Having never read any of Douglas Adam’s books, the only thing I’ve taken away from them has been “Don’t Panic” because those words were written on the cover of at least one of the editions in his 5-part sci-fi trilogy. That advice has been more useful than anything in all the other books combined that I actually have read.
The most recent thing I’ve read, though, is the pathology report on the tumor that had caught a ride with my left kidney. Renal cell carcinoma of the clear-cell (conventional) type. There’s not a lot of drama in a pathology report. The wording is unambiguous, straight-forward—as cut-and-dried as the specimen under review. While not readily apparent, that phrasing is as close as the pathologist can get to “don’t panic” when it comes to kidney cancer. The report goes on to say “Stage 1a” and “clear margins” which are even more reasons not to panic and are, in fact, invitations to celebrate, to throw off the lab coat and dance naked around the microscope.
So why am I not dancing? Why am I not ecstatic? Or even relieved? And why am I stuck on that parenthetical “conventional”?
It is all rather oddly anticlimactic. I was never in any danger of panicking. It’s not that I’m immune to panic, or have inordinate willpower to overcome it. I think it’s partly due to aging. My reaction time is slower. My mind is less nimble. For a world-class panic, you have to size up the opportunity and seize it with dispatch. That just doesn’t happen much any more for me, thanks also to another aspect of aging: experience.
Diana and I do not live in the world of cancer; cancer lives in the world with us—with all of us. I don’t think I know a single person who has not been touched by cancer in some way, sometimes tragically but more often, not. Over the course of our more than 20-year association with cancer, Diana and I have become inured to it. It has become familiar. It has become a circumstance—maybe even a condition—of life. What it is not is the defining moment of a life, or at least it doesn’t have to be. We have gained friends because of cancer, and because of it we have lost friends, even within this month. That is not the nature of the beast; it’s the nature of life. I’ve also discovered that for me, when it comes to cancer—when it comes to almost anything, really—what I hope for, worry about, or am afraid of doesn’t usually happen, but something better often does. That’s a function of patience, not panic.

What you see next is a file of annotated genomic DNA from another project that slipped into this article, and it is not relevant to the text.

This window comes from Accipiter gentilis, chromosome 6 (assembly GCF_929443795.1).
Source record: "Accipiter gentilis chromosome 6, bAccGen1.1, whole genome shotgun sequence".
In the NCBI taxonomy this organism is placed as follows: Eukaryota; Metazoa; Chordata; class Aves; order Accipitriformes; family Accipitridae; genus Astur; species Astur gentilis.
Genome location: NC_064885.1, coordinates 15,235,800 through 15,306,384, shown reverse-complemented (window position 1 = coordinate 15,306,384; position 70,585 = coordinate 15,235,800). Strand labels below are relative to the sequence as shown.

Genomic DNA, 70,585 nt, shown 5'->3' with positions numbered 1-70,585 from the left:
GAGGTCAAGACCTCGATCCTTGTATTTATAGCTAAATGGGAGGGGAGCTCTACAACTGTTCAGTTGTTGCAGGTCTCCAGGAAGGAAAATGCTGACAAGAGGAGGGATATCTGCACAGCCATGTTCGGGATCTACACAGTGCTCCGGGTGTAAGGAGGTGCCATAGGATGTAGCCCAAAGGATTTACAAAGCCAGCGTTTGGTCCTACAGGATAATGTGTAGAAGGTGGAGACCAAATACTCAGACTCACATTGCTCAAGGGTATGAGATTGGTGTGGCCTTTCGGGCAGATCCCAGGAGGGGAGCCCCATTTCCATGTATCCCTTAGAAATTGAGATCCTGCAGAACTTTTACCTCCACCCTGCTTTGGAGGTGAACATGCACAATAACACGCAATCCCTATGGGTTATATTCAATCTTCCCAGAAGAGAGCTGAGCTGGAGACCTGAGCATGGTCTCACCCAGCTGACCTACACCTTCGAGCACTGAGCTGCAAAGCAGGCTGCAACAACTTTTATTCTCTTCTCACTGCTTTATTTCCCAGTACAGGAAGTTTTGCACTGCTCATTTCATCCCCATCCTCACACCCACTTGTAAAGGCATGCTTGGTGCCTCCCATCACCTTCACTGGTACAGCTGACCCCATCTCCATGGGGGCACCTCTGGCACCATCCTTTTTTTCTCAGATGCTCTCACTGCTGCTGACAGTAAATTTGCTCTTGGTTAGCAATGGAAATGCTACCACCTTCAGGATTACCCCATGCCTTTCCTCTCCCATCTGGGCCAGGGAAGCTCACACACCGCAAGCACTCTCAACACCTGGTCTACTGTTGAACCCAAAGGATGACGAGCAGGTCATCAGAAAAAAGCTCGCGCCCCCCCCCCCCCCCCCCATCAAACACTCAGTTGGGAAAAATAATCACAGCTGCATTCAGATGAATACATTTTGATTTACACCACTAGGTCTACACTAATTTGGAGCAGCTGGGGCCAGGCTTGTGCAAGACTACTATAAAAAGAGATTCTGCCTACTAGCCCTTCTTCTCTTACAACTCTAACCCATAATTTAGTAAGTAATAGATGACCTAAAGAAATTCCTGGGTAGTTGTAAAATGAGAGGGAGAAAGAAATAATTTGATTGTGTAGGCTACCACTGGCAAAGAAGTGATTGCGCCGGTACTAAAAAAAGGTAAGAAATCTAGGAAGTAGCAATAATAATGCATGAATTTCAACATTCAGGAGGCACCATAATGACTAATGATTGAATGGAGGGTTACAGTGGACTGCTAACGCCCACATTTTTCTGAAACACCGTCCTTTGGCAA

The upshot is I just don’t find panic to be profitable. Something is going to happen. I don’t know what that something this, and I’m not particularly convinced that it matters. When the mass appeared on my CT, it was pretty clear to me that it was cancer. I can read between the lines of medical jargon and I’ve paid enough attention to Diana’s visualizations and dreams to know how to interpret my own. The fact that the mass has turned out to be cancerous is not a surprise, though the implication that Diana has been cancer-free while I have not, is. That’s not devastating or debilitating; that’s just plain weird.
And then there’s the “conventional” label… renal cell carcinoma of the clear-cell (conventional) type. That it bothers me is also bizarre. The word clearly means something other than what I think it does in the oncological lexicon, but I still stumble over it. I think it’s because we’ve spent the last 8 years—almost to the day—focused on being anything other than conventional. Diana’s prognosis demanded that. If she went the conventional route—negotiated her way through her diagnosis by whatever means 99 people out of a 100 had—she would be dead. We had to set our sights on possibility, ignoring probability altogether.
My prognosis is almost the reverse. If my path is the same that 95 people out of a 100 follow, I will survive. It makes absolutely no sense to predispose myself to anything other than probability when it is so heavily in my favor, and when possibility is in fact highly undesirable and perilous. So no worries. Go with the flow. Stay the course. Be normal. As our son advises, “This isn’t the time to get creative.”
But… I want to. It’s not that the pursuit of possibility is inherently better, or more fun, or is a higher, more noble calling. It’s just that I find it… more interesting. In general, I prefer to spend my time and effort these days in the realm of possibility, and my particular instance of kidney cancer doesn’t even offer a foothold there. But everything around the periphery of the diagnosis—swapping hospital garb with Diana, preparation for surgery, descent into the sanctioned netherworld of opiods and AMA-approved S&M, negotiating the road to recovery trailing an IV pole and a foley bag—teemed with possibilities. There was something to be learned there, either about them… or about me.